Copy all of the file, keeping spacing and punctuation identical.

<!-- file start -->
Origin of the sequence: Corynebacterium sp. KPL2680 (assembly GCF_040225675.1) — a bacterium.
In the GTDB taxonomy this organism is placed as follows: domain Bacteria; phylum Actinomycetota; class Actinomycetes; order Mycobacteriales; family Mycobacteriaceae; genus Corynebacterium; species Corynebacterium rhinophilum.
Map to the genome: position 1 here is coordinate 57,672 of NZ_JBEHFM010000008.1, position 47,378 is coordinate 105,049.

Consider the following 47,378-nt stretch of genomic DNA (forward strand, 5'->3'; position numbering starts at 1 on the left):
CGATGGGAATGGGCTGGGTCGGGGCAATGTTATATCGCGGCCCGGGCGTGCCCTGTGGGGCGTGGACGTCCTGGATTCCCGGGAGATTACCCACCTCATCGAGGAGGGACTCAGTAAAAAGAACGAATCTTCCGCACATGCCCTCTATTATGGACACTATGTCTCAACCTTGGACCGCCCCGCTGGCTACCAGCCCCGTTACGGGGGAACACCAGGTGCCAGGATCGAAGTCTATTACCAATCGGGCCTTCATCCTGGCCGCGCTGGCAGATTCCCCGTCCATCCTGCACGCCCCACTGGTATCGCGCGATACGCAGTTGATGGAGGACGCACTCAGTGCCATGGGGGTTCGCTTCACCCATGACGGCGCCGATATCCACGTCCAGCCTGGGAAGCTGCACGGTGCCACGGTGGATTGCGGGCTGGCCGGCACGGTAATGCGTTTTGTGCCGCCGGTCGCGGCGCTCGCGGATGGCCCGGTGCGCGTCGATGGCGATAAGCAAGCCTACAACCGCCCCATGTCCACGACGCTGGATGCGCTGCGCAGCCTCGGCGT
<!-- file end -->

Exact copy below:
Origin of the sequence: Corynebacterium sp. KPL2680 (assembly GCF_040225675.1) — a bacterium.
In the GTDB taxonomy this organism is placed as follows: domain Bacteria; phylum Actinomycetota; class Actinomycetes; order Mycobacteriales; family Mycobacteriaceae; genus Corynebacterium; species Corynebacterium rhinophilum.
Map to the genome: position 1 here is coordinate 57,672 of NZ_JBEHFM010000008.1, position 47,378 is coordinate 105,049.

Consider the following 47,378-nt stretch of genomic DNA (forward strand, 5'->3'; position numbering starts at 1 on the left):
CGATGGGAATGGGCTGGGTCGGGGCAATGTTATATCGCGGCCCGGGCGTGCCCTGTGGGGCGTGGACGTCCTGGATTCCCGGGAGATTACCCACCTCATCGAGGAGGGACTCAGTAAAAAGAACGAATCTTCCGCACATGCCCTCTATTATGGACACTATGTCTCAACCTTGGACCGCCCCGCTGGCTACCAGCCCCGTTACGGGGGAACACCAGGTGCCAGGATCGAAGTCTATTACCAATCGGGCCTTCATCCTGGCCGCGCTGGCAGATTCCCCGTCCATCCTGCACGCCCCACTGGTATCGCGCGATACGCAGTTGATGGAGGACGCACTCAGTGCCATGGGGGTTCGCTTCACCCATGACGGCGCCGATATCCACGTCCAGCCTGGGAAGCTGCACGGTGCCACGGTGGATTGCGGGCTGGCCGGCACGGTAATGCGTTTTGTGCCGCCGGTCGCGGCGCTCGCGGATGGCCCGGTGCGCGTCGATGGCGATAAGCAAGCCTACAACCGCCCCATGTCCACGACGCTGGATGCGCTGCGCAGCCTCGGCGT